The Greater Kokstad Municipality continues to strengthen programmes of putting women first.
This was further made evident when the Municipality held a women's commission workshop last month.
The workshop was an intimate, powerful and insightful session, which zoomed into all challenges faced by women and proceeded to seek methods of delving into each of the challenges to ensure that they deal with them head-on.
The commission comprises women in leadership within the Greater Kokstad Municipality and different key sector departments participated in the commission and presented their inputs.
The woman at the forefront of the session, Esethu Nkaule, the Municipality's gender officer explained the reasons for the event. She said it was to perform a capacity-building workshop for the women's commission.
Speaking during the event, Nkaule said: "attendees are expected to impart knowledge specifically to empower women in leadership on matters that they face collectively daily".
The event was graced by the Municipality's Deputy Mayor, Councillor Karen Walker; Cllr Zodidi Tshazi who is the Chairperson of the Women's Commission, the GKM Communications and Inter-Government Relations, Mrs N Matshoba. Also in attendance were Dr N Mxhalisa, Miss Mhlongo and Miss Madlala from the Department of Social Development, Ms Gonxeka from Old Mutual, Ms L Ntoa – a seasoned Motivational speaker who is also an entrepreneur and a pharmacist who owns several pharmacies in Kokstad.
Nkaule appreciated the attendance of high-profile people in the municipal area. "This is a sign of appreciating women's existence, inputs and their challenges," said Nkaule.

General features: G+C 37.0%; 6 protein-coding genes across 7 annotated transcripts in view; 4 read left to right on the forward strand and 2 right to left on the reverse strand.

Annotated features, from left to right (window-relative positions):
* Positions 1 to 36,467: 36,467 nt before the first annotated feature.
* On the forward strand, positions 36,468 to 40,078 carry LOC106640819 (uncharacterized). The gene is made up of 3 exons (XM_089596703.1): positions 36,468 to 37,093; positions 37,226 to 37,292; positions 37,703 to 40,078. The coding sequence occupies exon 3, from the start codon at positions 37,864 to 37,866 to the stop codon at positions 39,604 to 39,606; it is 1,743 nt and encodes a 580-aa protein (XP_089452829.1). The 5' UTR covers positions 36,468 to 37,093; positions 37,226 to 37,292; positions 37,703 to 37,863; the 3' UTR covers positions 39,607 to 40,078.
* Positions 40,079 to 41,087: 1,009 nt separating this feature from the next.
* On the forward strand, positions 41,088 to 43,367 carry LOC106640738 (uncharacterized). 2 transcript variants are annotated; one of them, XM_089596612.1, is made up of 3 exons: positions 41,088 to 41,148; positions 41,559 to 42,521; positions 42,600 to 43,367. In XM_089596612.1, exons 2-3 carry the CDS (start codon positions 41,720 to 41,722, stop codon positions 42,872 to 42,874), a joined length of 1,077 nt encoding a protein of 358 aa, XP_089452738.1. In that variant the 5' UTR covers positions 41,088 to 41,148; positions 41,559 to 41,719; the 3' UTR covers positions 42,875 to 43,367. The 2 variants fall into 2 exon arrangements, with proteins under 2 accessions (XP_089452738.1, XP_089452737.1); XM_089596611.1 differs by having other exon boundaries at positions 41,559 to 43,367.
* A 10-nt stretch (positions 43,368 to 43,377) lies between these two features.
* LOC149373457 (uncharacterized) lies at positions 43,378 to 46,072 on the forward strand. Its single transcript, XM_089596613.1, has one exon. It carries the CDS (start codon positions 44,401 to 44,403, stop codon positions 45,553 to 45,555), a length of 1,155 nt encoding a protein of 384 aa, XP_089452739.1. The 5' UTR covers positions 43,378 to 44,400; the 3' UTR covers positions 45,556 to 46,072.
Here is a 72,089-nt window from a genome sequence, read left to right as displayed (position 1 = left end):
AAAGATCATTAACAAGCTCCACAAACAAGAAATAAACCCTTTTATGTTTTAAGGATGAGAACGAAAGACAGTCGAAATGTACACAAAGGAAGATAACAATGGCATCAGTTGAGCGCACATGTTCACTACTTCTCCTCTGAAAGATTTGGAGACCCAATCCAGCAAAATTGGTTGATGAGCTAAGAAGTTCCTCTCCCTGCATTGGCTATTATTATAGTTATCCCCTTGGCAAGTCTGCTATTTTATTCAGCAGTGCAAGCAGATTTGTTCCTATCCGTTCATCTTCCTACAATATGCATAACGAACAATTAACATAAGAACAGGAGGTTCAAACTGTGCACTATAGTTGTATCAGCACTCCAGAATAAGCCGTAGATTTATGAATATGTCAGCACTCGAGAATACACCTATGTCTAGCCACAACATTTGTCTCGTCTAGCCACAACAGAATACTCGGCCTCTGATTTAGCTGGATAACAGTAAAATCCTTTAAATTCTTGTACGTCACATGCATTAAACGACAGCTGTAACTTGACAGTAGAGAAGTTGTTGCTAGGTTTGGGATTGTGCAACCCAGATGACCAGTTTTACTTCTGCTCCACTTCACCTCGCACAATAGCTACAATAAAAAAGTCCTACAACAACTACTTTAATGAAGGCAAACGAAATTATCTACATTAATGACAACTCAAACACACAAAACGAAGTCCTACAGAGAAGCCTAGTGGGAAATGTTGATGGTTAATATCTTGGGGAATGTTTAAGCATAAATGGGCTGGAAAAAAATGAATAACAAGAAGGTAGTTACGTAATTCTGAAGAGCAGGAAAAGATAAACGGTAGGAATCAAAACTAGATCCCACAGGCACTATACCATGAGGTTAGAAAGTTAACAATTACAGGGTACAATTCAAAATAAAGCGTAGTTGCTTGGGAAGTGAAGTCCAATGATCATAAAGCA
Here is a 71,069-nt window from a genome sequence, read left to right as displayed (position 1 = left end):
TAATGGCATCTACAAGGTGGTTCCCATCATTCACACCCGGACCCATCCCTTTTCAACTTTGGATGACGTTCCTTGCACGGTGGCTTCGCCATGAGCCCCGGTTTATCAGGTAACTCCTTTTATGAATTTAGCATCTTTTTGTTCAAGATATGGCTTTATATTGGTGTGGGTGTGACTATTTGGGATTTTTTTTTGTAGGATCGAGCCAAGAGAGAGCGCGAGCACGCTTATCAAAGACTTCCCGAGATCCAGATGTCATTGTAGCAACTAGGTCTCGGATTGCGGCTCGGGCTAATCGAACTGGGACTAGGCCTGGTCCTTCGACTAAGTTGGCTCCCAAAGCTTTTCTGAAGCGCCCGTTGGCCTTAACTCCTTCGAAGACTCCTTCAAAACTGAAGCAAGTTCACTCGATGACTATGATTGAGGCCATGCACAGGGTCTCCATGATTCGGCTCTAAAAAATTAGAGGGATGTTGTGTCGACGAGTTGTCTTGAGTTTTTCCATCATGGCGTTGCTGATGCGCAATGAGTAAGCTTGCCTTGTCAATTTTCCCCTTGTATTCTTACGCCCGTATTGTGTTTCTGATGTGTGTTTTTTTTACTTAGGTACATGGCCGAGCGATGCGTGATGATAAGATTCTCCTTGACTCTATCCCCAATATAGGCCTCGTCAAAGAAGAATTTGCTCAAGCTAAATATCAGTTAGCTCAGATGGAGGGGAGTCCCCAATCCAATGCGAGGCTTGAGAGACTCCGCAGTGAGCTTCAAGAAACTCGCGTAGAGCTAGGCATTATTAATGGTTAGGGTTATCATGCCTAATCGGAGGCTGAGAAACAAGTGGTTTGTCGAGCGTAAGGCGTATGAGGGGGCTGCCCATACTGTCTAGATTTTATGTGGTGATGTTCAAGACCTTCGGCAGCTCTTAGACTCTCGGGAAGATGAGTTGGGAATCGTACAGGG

The Deputy Mayor, Cllr Walker did not waste time in addressing gender inequality citing that men are always put first, either in positions or in almost everything making them powerful and in control. While urging women to stand tall against the adversities they face because they are tantamount to "slavery" as men will always compel most women to submit to them.
"Women must take back their voice and space wherever they are," said the Deputy Mayor.
Speaking about Gender-Based Violence (GBV), the Deputy Mayor defined it as a harmful act committed against any person or group based on their gender.
Meanwhile, the representatives from the Department of Social Development stressed that GBV happens to everyone, but is more prominent among women and children, which is why every year South Africa and the rest of the world promotes 16 Days of Activism Against Women and Children Abuse which is a campaign that intensely pushes the support to end harmful and criminal activities against women and children.
Ms Mhlongo from the Department of Social Development said: "The abuse can be emotional, physical, financial or psychological, while her colleague Dr Mxhalisa cautioned women to look after their health, as most have become victims of various diseases due to family dynamics and the challenges they have to overcome, including GBV.
She revealed that most people dying in hospitals are women, with heart-related diseases. "Another disease ravaging women is cancer and I urge all women not to ignore any signs no matter how small or unimportant it looks but people must consult doctors and undergo regular check-ups," added Dr Mxhalisa.
Another important challenge, which dominated the event was the physical abuse that women endure in marriages which ultimately creates broken communities as this automatically infiltrates a wrong belief and mindset in children, that it is correct to abuse women.
Women are advised not to try to tolerate any acts of GBV, no matter what the circumstances are because it would become a norm in the family and negatively affects the upbringing of children.